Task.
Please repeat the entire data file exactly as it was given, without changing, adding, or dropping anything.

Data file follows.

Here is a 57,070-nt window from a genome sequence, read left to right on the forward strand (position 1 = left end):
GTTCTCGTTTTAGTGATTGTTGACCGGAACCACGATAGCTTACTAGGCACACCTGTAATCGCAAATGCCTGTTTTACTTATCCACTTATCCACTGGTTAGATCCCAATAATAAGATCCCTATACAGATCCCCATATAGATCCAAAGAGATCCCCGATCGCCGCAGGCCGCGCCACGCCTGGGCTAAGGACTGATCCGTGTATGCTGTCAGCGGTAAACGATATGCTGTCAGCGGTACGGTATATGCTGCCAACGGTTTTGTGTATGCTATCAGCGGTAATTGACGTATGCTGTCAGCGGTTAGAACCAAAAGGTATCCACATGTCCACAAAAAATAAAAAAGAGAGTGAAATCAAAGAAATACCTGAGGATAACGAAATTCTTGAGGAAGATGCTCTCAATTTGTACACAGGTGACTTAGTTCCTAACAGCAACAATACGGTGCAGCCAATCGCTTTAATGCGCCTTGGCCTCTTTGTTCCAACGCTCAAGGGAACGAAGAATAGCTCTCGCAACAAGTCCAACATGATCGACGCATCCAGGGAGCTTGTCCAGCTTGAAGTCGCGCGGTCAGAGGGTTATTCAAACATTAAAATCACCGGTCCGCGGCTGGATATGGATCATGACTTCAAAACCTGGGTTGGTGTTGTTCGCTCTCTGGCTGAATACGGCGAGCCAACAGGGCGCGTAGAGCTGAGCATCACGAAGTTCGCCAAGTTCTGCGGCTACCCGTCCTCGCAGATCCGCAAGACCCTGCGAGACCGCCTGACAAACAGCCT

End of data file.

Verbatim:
Here is a 57,070-nt window from a genome sequence, read left to right on the forward strand (position 1 = left end):
GTTCTCGTTTTAGTGATTGTTGACCGGAACCACGATAGCTTACTAGGCACACCTGTAATCGCAAATGCCTGTTTTACTTATCCACTTATCCACTGGTTAGATCCCAATAATAAGATCCCTATACAGATCCCCATATAGATCCAAAGAGATCCCCGATCGCCGCAGGCCGCGCCACGCCTGGGCTAAGGACTGATCCGTGTATGCTGTCAGCGGTAAACGATATGCTGTCAGCGGTACGGTATATGCTGCCAACGGTTTTGTGTATGCTATCAGCGGTAATTGACGTATGCTGTCAGCGGTTAGAACCAAAAGGTATCCACATGTCCACAAAAAATAAAAAAGAGAGTGAAATCAAAGAAATACCTGAGGATAACGAAATTCTTGAGGAAGATGCTCTCAATTTGTACACAGGTGACTTAGTTCCTAACAGCAACAATACGGTGCAGCCAATCGCTTTAATGCGCCTTGGCCTCTTTGTTCCAACGCTCAAGGGAACGAAGAATAGCTCTCGCAACAAGTCCAACATGATCGACGCATCCAGGGAGCTTGTCCAGCTTGAAGTCGCGCGGTCAGAGGGTTATTCAAACATTAAAATCACCGGTCCGCGGCTGGATATGGATCATGACTTCAAAACCTGGGTTGGTGTTGTTCGCTCTCTGGCTGAATACGGCGAGCCAACAGGGCGCGTAGAGCTGAGCATCACGAAGTTCGCCAAGTTCTGCGGCTACCCGTCCTCGCAGATCCGCAAGACCCTGCGAGACCGCCTGACAAACAGCCT